What sets one motherboard apart from another is not necessarily the manufacturer but the electronics used in the contruction of the item. These controlling electronics are the chipset.
Originally most of the functions of the chipset were performed by multiple, smaller controller chips: controlling the cache, performing direct memory access (DMA), handling interrupts, transferring data over the I/O bus, etc.
As technology has progressed these chips were integrated to form a single set of chips, or chipset, that implements the various control features on the motherboard. This mirrors the evolution of the microprocessor itself: at one time many of the features that are now incorporated into the CPU were on separate chips.
The system chipset and controllers are the logic circuits that are the intelligence of the motherboard, controlling data transfers between the processor, cache, system buses, peripherals--basically everything inside the computer. Since data flow is such a critical issue in the operation and performance of so many parts of the computer, the chipset is one of the few components that have a truly major impact on your PC's quality, feature set, and speed.
You can go about this two ways: Look at all the different chipsets and figure out which ones match your needs, or figure out your needs and see which chipsets best support them. Whichever method you use, keep in mind that the chipset dictates almost every function of your motherboard.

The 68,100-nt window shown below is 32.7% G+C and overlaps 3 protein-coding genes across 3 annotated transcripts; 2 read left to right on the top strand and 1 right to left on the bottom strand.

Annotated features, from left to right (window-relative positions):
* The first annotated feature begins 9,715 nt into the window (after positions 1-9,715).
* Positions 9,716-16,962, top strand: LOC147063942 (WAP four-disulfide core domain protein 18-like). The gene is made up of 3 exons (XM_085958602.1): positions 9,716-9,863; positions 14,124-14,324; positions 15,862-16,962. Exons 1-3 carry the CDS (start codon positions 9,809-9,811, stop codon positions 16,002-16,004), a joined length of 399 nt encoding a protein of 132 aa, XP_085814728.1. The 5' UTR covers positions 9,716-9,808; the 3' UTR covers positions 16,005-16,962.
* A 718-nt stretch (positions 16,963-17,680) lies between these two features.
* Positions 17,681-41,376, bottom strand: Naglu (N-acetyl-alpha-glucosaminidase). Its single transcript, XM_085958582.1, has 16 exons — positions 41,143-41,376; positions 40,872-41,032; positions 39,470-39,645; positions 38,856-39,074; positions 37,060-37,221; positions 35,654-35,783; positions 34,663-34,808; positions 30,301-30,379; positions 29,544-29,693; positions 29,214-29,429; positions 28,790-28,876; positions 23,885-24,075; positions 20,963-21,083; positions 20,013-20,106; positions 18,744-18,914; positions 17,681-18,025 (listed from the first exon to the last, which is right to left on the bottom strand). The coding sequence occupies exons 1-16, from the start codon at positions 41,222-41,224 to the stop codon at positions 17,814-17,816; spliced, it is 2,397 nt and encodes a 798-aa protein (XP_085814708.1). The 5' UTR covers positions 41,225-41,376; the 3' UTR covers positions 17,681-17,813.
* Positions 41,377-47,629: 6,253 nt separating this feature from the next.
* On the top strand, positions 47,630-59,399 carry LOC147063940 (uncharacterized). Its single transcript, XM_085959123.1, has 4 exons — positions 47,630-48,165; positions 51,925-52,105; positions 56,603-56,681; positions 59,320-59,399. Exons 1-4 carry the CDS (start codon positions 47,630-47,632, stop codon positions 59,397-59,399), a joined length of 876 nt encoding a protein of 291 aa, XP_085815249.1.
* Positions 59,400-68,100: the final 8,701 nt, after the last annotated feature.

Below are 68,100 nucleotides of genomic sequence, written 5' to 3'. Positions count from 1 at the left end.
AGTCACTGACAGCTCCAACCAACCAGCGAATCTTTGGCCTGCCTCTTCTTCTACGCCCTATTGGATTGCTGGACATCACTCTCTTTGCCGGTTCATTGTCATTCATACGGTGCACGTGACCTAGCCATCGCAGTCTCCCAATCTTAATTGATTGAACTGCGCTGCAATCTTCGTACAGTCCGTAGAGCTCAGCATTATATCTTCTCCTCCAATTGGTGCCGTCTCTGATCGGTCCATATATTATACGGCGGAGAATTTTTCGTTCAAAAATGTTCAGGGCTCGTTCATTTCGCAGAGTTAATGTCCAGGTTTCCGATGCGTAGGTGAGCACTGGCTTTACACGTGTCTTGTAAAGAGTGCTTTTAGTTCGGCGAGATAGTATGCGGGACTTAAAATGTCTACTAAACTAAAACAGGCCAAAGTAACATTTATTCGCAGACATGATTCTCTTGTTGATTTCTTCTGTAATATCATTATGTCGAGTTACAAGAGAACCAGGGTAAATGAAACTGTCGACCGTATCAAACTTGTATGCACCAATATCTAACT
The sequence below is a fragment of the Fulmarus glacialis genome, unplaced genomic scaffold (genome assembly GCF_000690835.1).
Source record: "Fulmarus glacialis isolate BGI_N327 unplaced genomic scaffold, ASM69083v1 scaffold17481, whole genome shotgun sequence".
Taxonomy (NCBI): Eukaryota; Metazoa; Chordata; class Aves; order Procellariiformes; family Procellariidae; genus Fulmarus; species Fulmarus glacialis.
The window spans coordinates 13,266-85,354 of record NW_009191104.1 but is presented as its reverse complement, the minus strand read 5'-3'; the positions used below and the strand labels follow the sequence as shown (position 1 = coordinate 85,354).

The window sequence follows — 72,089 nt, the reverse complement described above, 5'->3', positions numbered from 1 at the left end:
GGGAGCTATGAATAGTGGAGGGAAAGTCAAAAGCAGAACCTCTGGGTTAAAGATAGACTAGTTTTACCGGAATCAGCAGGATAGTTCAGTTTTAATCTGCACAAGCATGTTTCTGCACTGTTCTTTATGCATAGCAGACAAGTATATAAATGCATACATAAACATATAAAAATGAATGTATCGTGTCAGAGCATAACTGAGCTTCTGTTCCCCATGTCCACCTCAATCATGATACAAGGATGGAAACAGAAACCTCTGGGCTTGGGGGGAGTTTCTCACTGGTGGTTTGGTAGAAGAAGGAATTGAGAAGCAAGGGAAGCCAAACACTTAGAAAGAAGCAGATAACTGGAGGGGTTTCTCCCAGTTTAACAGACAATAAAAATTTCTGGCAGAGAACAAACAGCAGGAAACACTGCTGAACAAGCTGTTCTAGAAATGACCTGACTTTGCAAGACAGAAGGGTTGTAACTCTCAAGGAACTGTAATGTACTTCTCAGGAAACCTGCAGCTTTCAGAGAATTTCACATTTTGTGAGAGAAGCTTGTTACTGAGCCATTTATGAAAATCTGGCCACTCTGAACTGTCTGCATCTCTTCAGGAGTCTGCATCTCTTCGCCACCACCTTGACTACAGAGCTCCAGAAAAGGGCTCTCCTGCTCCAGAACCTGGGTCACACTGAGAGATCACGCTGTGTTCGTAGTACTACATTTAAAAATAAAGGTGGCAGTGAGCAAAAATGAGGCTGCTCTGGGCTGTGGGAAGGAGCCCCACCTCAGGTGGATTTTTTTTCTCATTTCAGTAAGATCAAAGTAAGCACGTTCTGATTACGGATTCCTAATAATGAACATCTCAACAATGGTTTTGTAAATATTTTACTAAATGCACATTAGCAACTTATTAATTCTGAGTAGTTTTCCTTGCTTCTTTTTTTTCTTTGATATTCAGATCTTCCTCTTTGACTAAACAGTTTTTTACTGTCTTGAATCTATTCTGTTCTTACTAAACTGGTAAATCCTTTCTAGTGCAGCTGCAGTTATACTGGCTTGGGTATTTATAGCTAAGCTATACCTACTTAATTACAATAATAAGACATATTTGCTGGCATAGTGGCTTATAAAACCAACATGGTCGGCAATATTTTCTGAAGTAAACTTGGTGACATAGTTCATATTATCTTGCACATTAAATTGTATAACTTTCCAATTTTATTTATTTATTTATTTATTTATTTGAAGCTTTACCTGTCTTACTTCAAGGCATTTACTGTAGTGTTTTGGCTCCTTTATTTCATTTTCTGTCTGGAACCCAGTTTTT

Do you want an AGP graphics card?
Are you planning to upgrade to an Ultra DMA100 hard drive eventually?
Make sure your motherboard's chipset supports them. Windows NT/2000/XP users may want support for dual CPUs. A jumperless BIOS configuration is essential for overclockers. Other factors to consider are the number of expansion slots, type and maximum capacity of RAM, range of different CPUs supported, whether you can upgrade, and whether it will support the components and peripherals you plan to use with it.
The chipset falls under 2 separate architectures:
Northbridge & Southbridge Chipset
The Northbridge deals directly with the CPU and system memory via the Front Side Bus (FSB) and the Advanced Graphics Port (AGP) - if present. The Southbridge is connected over the Peripheral Interconnect Bus (PCI) and supports the IDE drives, USB ports, as well as the legacy buses and ports: ISA, serial, parallel.
A diagram of a Via Technologies Northbridge & Southbridge Chipset
The main memory controller hub replaces the Northbridge and supports the CPU, system memory and AGP
The Input Output (I/O) controller hub replaces the Southbridge and supports the PCI, IDE and USB